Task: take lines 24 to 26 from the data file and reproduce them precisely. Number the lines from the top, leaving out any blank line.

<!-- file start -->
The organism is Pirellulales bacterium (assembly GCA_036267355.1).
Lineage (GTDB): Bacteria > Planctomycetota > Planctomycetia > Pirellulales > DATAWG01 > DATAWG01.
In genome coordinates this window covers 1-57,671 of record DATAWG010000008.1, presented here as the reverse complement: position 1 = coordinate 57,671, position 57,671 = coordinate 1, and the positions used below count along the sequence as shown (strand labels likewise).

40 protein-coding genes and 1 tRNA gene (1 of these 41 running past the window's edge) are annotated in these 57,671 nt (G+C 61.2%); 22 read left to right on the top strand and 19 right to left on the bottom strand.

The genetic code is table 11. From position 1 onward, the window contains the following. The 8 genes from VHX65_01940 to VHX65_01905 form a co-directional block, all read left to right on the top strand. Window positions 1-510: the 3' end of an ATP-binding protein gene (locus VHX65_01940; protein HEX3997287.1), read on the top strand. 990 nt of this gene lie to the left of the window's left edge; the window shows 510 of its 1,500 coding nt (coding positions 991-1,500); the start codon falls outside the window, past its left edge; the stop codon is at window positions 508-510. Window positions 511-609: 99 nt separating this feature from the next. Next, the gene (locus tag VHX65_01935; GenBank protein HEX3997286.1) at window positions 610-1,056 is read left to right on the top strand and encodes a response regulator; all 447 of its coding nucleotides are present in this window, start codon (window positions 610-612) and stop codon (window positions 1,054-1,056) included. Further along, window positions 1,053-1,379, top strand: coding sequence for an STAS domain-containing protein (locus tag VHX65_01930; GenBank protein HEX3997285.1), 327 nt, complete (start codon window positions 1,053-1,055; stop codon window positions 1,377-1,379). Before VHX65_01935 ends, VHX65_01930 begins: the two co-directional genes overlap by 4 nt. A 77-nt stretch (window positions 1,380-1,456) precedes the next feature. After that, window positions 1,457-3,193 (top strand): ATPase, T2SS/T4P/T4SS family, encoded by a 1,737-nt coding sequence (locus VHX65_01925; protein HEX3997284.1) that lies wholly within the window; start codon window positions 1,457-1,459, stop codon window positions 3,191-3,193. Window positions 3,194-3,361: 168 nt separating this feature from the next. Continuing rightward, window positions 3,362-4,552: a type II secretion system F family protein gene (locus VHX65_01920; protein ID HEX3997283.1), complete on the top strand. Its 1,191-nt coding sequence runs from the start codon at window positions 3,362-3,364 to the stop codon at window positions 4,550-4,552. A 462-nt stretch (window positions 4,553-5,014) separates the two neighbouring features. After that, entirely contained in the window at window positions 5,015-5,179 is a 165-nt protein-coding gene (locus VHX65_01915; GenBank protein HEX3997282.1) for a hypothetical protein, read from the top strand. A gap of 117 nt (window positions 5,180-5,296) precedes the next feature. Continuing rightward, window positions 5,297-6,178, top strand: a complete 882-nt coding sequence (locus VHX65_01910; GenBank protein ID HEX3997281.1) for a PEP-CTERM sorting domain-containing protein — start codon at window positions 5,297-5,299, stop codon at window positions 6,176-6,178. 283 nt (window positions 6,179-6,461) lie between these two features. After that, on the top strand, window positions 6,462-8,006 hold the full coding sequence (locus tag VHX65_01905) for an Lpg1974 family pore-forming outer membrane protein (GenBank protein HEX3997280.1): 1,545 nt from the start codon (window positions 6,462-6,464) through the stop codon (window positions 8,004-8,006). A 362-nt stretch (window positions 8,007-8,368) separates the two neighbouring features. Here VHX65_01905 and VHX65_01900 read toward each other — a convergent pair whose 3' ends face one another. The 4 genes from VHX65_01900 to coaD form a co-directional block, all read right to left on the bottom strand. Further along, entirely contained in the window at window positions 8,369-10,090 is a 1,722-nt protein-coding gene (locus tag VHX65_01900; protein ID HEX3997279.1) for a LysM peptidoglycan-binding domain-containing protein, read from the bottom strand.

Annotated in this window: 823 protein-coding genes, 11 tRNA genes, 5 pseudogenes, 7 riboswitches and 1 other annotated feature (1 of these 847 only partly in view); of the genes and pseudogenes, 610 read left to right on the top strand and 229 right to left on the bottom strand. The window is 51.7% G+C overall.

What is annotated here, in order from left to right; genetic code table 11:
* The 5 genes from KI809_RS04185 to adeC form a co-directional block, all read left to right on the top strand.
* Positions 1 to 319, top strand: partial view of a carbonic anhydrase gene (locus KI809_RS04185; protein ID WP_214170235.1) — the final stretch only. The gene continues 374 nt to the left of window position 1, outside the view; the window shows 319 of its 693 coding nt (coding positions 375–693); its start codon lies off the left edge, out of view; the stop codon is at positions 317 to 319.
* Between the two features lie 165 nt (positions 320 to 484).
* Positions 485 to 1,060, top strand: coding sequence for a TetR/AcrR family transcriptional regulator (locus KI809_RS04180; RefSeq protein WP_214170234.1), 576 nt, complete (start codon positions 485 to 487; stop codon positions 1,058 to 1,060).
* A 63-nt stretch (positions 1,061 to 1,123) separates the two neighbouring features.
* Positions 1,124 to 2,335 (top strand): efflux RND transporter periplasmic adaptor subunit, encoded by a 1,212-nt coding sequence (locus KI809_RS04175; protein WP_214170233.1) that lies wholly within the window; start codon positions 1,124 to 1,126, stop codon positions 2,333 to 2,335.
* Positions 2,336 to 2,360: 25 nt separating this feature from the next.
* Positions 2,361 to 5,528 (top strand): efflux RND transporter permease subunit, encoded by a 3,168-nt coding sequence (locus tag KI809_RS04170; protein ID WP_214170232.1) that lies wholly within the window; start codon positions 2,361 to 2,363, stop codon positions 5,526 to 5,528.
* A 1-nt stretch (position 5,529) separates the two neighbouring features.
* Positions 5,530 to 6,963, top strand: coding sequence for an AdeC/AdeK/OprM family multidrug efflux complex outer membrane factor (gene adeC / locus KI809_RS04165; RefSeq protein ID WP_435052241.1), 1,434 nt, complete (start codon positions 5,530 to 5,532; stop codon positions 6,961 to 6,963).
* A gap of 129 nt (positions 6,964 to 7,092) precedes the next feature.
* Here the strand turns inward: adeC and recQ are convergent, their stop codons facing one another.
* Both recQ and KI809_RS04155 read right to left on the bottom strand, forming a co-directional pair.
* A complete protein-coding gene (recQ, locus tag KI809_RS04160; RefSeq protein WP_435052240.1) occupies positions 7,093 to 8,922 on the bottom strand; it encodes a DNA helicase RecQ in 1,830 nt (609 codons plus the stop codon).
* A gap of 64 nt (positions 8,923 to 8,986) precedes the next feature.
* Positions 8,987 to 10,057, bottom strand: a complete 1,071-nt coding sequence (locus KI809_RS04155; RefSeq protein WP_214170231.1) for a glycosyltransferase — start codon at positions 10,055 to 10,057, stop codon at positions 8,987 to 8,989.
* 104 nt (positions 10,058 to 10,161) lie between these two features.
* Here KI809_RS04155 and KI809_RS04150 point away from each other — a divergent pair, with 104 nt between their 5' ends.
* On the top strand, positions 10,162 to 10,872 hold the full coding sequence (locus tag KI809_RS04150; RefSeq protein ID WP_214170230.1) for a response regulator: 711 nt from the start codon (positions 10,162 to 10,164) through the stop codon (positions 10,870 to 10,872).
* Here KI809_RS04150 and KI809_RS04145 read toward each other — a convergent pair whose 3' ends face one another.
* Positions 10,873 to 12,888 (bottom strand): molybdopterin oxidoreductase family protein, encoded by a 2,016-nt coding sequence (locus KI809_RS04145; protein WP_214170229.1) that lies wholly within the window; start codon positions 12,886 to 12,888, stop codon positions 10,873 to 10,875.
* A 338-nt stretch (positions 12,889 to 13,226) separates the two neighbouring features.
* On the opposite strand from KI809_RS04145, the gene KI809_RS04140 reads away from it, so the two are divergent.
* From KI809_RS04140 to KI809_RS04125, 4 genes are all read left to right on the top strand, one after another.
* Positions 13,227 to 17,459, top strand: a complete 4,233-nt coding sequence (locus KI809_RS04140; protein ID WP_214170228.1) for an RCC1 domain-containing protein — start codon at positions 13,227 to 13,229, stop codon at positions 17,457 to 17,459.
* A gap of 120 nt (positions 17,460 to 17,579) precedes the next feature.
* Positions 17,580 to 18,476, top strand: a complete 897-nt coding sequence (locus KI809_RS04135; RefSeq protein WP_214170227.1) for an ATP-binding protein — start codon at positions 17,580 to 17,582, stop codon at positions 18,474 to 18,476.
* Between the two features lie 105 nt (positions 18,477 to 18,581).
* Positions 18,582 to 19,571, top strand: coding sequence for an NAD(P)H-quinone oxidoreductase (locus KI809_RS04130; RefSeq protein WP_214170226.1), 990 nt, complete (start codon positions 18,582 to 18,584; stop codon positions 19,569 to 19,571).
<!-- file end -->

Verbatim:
* 104 nt (positions 10,058 to 10,161) lie between these two features.
* Here KI809_RS04155 and KI809_RS04150 point away from each other — a divergent pair, with 104 nt between their 5' ends.
* On the top strand, positions 10,162 to 10,872 hold the full coding sequence (locus tag KI809_RS04150; RefSeq protein ID WP_214170230.1) for a response regulator: 711 nt from the start codon (positions 10,162 to 10,164) through the stop codon (positions 10,870 to 10,872).